Five years ago, I had just come back from Japan, I had seen what was possible, seen livable cities where transit was absolutely key, and the timing just happened to be perfect – as I returned, we were just beginning.

Five more days and things will start to change.

Re: Opening Day

Two brief items to add to Ben’s excellent write-up:

  1. If you’re actually trying to get anywhere with Link on opening weekend, give yourself plenty of time.  I’ve heard estimated waits as high as 4 hours, mainly based on the experience Phoenix had with their opening.  The Link shadow bus may actually be a great way to get around.
  2. Be warned that the operating hours are 10am-8pm on Saturday at 10am-6pm on Sunday.  If you’re looking to do a proper pub crawl, as I’ve heard from many people, I suggest you wait until after the 20th, when the usual 1am closing begins.

One Week From Now: Opening Day

A week from today, I bet most of us are going to be somewhere along the length of Link – some of us riding it for the first time, some watching others get their first experience, some volunteering. Behind all that, Sound Transit will be dealing with the largest event they’ve ever organized.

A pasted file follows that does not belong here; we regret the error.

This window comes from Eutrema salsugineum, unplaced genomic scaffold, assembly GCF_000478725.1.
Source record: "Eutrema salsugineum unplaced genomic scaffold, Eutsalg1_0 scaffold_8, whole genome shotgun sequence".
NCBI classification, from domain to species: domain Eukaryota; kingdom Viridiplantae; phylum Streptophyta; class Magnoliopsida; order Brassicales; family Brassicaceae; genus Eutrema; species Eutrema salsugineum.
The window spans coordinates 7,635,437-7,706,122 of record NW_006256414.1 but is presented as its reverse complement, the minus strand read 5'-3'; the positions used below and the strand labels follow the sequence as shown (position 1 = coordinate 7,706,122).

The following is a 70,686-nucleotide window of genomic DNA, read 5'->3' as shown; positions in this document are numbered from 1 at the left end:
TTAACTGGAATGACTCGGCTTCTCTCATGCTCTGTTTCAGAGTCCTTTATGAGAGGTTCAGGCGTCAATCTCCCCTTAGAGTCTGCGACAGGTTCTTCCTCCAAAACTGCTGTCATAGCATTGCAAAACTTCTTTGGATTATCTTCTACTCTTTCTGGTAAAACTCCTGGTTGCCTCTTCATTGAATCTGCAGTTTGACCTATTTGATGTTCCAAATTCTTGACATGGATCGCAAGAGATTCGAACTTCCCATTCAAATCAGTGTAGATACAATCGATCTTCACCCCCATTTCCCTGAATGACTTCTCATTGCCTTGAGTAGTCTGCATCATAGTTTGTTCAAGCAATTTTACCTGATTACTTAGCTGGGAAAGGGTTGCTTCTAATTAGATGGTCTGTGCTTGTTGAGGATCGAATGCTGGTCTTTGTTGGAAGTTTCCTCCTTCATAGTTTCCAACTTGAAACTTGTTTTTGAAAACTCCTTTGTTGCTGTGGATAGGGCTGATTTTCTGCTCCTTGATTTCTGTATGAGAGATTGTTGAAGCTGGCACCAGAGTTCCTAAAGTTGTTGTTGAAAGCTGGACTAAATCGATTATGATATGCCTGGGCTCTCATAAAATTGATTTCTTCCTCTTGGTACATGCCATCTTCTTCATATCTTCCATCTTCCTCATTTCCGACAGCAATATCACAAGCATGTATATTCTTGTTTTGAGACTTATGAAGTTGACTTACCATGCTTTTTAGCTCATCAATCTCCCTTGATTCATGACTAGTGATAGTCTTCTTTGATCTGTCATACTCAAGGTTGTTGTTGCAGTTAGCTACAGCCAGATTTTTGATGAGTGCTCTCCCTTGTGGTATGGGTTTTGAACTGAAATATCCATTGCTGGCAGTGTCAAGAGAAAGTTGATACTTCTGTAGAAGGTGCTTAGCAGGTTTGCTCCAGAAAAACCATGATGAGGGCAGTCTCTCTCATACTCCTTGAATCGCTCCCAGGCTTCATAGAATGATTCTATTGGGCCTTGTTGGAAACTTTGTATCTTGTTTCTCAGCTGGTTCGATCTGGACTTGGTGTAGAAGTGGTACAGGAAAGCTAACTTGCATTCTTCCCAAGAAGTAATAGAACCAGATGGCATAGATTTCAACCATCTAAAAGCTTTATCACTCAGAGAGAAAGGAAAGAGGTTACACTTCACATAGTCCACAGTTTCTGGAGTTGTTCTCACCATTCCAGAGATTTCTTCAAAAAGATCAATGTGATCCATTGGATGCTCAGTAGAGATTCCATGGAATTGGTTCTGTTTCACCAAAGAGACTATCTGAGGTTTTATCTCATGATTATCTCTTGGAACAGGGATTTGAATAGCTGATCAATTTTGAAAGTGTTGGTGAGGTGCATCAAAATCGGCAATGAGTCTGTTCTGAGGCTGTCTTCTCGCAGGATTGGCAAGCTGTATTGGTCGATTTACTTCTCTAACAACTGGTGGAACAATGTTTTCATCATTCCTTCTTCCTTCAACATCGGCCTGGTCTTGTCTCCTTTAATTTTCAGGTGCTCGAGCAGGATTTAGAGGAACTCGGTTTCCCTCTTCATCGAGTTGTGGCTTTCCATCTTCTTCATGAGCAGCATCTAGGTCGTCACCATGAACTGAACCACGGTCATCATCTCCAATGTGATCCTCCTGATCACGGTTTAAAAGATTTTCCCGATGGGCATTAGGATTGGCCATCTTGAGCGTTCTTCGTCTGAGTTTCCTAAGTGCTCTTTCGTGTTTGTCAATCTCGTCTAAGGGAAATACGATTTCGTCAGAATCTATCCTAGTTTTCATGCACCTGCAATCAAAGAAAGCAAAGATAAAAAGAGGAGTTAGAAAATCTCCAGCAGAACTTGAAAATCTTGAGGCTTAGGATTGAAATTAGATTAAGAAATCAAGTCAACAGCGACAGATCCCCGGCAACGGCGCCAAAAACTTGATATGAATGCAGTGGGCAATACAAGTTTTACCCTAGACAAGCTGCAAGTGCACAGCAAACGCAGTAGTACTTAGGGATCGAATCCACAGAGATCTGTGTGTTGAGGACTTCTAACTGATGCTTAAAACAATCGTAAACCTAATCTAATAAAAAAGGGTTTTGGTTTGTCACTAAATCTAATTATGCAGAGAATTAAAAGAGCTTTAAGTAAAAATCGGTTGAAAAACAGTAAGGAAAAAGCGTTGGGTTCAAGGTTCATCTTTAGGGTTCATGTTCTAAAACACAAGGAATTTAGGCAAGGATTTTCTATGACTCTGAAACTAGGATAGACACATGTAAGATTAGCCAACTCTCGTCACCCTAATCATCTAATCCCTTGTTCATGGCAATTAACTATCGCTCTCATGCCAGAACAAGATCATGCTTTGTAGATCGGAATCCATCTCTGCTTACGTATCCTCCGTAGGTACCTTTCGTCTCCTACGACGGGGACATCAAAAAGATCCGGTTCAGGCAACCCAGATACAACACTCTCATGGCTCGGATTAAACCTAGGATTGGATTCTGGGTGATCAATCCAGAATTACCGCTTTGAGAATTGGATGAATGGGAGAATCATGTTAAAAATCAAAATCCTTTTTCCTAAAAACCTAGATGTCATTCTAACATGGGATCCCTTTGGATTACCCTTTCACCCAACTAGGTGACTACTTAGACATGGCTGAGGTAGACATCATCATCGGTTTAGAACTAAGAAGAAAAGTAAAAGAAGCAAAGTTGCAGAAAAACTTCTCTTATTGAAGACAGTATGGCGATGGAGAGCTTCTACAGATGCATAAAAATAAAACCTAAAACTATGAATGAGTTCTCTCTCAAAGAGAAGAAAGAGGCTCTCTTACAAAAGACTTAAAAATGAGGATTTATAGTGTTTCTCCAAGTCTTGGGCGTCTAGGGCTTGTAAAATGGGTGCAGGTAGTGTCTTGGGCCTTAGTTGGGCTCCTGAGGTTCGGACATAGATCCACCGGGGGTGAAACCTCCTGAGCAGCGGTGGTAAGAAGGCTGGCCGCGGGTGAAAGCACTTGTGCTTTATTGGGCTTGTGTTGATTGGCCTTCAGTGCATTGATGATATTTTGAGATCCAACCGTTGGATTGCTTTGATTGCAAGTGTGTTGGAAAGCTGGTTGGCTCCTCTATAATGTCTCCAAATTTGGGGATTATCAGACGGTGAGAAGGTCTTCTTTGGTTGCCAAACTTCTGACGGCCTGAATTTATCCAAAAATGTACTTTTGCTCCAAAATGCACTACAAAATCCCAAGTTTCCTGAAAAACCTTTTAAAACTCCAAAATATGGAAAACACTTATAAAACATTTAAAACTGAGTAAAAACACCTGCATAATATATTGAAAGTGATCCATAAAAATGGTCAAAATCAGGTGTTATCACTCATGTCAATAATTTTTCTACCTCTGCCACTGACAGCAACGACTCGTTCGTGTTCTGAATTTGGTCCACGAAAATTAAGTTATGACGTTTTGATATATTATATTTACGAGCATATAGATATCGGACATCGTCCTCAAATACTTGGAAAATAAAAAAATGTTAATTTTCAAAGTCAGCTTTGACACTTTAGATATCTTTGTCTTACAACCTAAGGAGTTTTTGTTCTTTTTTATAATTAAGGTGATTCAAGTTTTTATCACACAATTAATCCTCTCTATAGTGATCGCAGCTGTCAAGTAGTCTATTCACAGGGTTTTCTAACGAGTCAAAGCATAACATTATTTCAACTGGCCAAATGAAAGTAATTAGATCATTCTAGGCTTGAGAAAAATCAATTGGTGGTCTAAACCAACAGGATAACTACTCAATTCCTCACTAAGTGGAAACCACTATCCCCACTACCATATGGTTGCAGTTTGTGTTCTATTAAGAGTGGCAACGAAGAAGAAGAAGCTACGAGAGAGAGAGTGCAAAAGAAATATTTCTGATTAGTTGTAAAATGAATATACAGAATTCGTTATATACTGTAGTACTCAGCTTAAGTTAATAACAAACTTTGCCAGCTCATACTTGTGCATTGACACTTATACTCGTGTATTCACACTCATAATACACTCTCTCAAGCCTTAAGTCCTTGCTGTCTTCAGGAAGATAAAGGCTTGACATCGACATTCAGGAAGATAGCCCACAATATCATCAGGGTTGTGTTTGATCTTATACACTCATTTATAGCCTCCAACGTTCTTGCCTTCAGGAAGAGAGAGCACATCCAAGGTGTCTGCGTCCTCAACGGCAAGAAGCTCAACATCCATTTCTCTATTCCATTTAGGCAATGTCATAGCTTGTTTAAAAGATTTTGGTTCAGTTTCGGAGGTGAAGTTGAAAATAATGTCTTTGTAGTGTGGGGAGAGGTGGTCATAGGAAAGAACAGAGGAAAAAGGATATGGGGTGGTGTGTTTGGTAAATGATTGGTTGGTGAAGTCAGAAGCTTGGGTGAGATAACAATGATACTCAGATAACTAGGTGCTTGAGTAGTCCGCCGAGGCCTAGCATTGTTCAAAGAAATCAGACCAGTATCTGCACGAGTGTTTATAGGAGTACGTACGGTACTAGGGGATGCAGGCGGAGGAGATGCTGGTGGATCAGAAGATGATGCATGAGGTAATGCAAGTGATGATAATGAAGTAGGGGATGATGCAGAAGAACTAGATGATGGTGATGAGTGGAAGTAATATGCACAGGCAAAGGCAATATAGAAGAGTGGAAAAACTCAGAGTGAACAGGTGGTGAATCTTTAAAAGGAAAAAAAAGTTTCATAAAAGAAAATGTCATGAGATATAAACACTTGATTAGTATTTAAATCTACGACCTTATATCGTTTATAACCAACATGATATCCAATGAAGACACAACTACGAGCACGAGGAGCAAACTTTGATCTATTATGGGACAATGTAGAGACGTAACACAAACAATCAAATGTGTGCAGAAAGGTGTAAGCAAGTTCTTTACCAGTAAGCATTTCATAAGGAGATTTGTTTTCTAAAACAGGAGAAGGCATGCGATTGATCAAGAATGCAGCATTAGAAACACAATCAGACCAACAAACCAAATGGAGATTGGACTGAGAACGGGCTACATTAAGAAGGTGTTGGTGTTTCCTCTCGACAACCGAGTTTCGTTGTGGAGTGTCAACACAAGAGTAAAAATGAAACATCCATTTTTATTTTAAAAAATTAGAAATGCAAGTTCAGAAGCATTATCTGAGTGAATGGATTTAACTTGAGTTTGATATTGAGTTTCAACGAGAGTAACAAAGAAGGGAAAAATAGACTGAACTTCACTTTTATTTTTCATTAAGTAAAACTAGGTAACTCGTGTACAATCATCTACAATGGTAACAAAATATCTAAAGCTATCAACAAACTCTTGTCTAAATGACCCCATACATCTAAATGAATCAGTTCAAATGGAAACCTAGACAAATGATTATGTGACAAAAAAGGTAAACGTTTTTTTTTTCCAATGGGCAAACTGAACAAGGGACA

To begin I want to note – Sound Transit has enough vehicles for regular service, not an all-out attack like opening day is likely to be. Trains will be running every few minutes – likely a two-car train every few minutes in each direction – but wait times to ride are expected to be long. As I understand it, trains will be running as often as possible, not just every 7-8 minutes.

Waitng will be fairly organized – not everyone will simply pile onto the platform. Sound Transit will be actively managing the number of people on each train on opening day, and will only allow those who are getting on the next train onto a platform at any given time. It’s probably going to be hot. Bring water, wear a wide-brim hat, wear sunscreen. Sound Transit will have stations so you can refill your water bottle, too.

It sounds like there should be entertainment at most stations. A full list is available from Sound Transit here (PDF), but I’m pretty sure if you just off the train, you’ll find something interesting. I’d recommend avoiding Stadium Station midday, as the Sounders play Chelsea on Saturday, and it’s likely to be a madhouse. Portable toilets will be available at all stations on opening weekend – normally public restrooms are not provided at Link stations.